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Comment: Re:What do you mean, modern? (Score 1) 716

by Vyse of Arcadia (#49030621) Attached to: Is Modern Linux Becoming Too Complex?

One of the things I love about Linux is that there are a gazillion flavors of it. We call them distros, and they span a whole continuum of configurations. My personal preference is for some, but not too many, bells and whistles, and there's a distro for me! The people who want more bells and whistles than me, but who don't want the whole shebang, there's a distro for them too!

Comment: Re: Who cares what RMS wants? (Score 2) 551

by Vyse of Arcadia (#49016595) Attached to: RMS Objects To Support For LLVM's Debugger In GNU Emacs's Gud.el

He has the freedom to throw a tantrum. You, and everyone else, also have the freedom to distribute a version of Emacs with LLVM support.

... coming soon GPL v4.

Clause IV "...any code GPLv4 may not include, link, or run on any non GPLv4."

But serisouly GPLv3 started because of his tantrum with Tivio. It would not surprise me if he did a version 4 if clang takes over.

Tivo, not Tivio. And Tivoization is a real problem. It's frustrating enough that I'm locked out of modifying my own devices without risk of breaking them or the law. But it's even more frustrating when I have a device that purports to run free open source software that I can't modify. (I'm looking at you almost every Android device ever.) It's against the whole point of the GPL if I can't tweak the code to fix or improve my device because the manufacturer locks me out.

rms is often not the most mature orator, but he saw a problem, and he fixed it to the best of his abilities. Don't belittle GPLv3 by saying it started with a tantrum.

Comment: Re:It's called self-interest (Score 1) 181

I will soon be graduating with my PhD in mathematics, and my experience thus far as a graduate student in the US is that it's really hard to get a position in academia where your research is more important than your teaching, and it's almost impossible to get an industry job where you can research what interests you instead of what's immediately applicable to your company.

I won't have any trouble getting a job. I won't even have trouble getting a very well-paying job. But getting a job that lets me pursue my research interests as I see fit? Not without 2 - 5 more years of postdoc positions and some really great papers. And then 5 more years of writing papers like a maniac to get tenure. A lot of pressure to go after low-hanging fruit, even if it's stuff that doesn't interest you. That's a lot of years of 80 hour weeks just for the privilege of studying what you want.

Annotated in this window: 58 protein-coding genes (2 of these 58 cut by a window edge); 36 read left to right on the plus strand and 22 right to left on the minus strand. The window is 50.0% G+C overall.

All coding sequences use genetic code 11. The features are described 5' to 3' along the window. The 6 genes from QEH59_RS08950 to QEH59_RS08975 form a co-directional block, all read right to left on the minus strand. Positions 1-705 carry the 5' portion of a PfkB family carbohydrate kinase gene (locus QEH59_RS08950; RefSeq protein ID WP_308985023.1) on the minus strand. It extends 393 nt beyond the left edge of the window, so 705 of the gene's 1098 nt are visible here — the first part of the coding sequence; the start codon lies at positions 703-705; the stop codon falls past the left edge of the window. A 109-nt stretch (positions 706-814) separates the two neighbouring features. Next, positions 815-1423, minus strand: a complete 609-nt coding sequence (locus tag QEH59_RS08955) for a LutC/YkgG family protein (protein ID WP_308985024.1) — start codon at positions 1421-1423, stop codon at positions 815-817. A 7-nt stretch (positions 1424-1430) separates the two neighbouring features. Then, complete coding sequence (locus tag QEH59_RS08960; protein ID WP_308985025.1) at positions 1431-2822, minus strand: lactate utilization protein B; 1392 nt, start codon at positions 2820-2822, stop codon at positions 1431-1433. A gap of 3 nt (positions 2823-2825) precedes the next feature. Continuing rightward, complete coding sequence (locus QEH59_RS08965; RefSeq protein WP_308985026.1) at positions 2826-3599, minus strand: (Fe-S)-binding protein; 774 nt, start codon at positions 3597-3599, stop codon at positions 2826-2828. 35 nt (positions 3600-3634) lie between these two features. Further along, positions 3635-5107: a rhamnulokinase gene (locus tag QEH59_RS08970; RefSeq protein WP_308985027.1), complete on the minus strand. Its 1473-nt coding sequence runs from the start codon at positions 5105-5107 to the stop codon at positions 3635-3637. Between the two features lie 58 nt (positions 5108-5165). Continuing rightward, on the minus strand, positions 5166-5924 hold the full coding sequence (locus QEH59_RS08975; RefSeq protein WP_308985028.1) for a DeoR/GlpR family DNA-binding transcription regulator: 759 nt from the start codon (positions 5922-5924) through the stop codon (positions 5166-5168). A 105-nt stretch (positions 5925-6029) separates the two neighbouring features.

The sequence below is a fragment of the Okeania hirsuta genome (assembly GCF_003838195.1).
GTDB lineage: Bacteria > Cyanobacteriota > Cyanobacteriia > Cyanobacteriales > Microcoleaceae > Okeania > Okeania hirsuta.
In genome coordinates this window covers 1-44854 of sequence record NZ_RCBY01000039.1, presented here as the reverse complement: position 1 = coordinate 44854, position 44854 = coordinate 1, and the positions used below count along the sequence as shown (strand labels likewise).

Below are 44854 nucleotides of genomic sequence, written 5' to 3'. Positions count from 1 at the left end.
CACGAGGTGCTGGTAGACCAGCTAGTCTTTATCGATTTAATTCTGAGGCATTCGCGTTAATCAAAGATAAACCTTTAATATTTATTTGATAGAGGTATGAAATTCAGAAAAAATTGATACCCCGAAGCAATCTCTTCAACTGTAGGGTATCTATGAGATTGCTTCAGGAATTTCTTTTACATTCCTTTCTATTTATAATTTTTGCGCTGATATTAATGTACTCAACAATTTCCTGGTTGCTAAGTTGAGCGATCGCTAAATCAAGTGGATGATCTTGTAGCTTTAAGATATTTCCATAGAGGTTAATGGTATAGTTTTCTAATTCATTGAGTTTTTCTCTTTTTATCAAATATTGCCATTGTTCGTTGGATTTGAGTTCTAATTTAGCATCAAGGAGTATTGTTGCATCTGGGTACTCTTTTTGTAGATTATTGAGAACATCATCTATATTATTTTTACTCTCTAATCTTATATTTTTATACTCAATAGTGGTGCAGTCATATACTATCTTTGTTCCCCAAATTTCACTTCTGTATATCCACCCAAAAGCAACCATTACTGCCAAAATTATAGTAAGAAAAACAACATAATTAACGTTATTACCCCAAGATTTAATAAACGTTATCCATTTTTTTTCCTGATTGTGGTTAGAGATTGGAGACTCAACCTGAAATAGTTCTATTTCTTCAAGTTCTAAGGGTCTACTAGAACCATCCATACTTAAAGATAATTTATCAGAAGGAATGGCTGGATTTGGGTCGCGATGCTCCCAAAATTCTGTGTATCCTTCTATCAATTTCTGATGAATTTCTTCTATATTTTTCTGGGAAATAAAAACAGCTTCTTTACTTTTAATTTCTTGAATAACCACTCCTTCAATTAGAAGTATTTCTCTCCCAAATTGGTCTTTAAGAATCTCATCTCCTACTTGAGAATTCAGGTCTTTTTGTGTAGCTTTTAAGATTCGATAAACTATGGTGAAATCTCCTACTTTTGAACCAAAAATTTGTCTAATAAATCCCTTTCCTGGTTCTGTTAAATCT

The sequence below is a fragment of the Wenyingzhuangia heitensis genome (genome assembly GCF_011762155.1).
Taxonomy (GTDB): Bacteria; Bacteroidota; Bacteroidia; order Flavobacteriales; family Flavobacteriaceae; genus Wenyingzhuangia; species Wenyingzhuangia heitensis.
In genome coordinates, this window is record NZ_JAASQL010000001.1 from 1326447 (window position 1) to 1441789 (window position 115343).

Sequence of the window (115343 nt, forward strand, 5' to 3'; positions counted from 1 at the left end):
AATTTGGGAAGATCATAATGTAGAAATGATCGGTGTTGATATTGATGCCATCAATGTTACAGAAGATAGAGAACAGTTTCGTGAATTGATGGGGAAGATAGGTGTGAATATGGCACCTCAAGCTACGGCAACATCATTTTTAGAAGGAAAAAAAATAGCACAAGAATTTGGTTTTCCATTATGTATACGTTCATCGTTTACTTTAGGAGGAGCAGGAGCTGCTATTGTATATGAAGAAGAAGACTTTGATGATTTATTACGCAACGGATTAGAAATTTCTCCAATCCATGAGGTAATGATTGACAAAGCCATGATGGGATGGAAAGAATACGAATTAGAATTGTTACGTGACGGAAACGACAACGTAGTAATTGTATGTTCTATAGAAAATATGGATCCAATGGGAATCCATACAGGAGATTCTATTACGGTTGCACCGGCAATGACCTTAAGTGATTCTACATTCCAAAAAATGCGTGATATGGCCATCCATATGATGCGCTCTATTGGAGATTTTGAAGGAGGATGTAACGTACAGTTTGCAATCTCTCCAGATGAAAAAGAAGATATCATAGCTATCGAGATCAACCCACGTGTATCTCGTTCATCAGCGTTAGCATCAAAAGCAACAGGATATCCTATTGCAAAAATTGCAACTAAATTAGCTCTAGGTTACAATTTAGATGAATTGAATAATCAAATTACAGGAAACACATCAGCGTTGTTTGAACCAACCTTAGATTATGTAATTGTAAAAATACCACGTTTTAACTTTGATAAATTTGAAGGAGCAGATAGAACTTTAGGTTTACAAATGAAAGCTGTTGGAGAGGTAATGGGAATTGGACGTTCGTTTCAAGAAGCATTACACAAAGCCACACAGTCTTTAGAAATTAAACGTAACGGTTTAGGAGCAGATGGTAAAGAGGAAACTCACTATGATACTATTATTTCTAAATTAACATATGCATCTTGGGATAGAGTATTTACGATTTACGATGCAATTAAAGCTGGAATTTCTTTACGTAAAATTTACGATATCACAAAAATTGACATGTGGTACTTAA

Comment: Re:Shame on them (Score 1) 181

You seem to be completely unaware how patronizing and presumptuous your analysis was, even while getting particularly sensitive of your own feelings simply from somebody defending the ability of mathematicians to exercise free will successfully.

I am a mathematician, and quite frankly I don't want you defending me.

Comment: Re:Shame on them (Score 1) 181

You just assume you're so much more intelligent and worldly and wise than these leading mathematicians, but that isn't obvious to me at all.

Wait, are you addressing me specifically? If you are, that's decently insulting. If not, you sound like you're a bit off your rocker. Like a guy ranting on a streetcorner.

Comment: Re:It's called self-interest (Score 1) 181

That's not the argument. Mathematicians aren't going to starve, but they're also not going to find many opportunities in industry to do mathematical research without direct, obvious application. Research that we have no way of measuring the value of, because applications haven't been found.

Comment: Re:Shame on them (Score 3, Insightful) 181

I agree that the mathematicians in the direct employ of NSA should take a long hard, look at their own ethical code, but the fact of the matter is, the NSA provides lots of funding for university mathematics departments. For research that is open to public scrutiny. From TFA, $4 million goes to a grant program administrated by the AMS and things like undergraduate research programs and number theory conferences. The NSA is just throwing money at mathematicians on the off chance that they discover something useful to national security.

If the AMS were to sever ties with the NSA, there goes $4 million of funding for public mathematical research in a puff of impotent outrage.

I'm all with you when it comes to not working for fascists, but we're talking about public research here, for the enrichment of all humanity. Not shady spying stuff.

Comment: Re:Shame on them (Score 4, Informative) 181

Speaking as a PhD candidate in mathematics, while I personally won't have anything to do with the NSA (other than being on their watchlists, natch. I guess I shouldn't have dared to ever glance at Linux Journal,) I can't bring myself to hate on mathematicians who do. For all I know, my fellow grad students and I are only studying math because the NSA gave the university money to cover some of our stipends. In fact, that's probably the case.

Like it or not, if mathematicians cut ties with the NSA, there would be fewer mathematicians. Not just fewer mathematicians directly employed by the NSA, but also fewer mathematicians doing research at all and fewer mathematicians in training. American mathematical research would suffer a setback. I can see why the American Mathematical Society doesn't want that to happen.

At the source of every error which is blamed on the computer you will find at least two human errors, including the error of blaming it on the computer.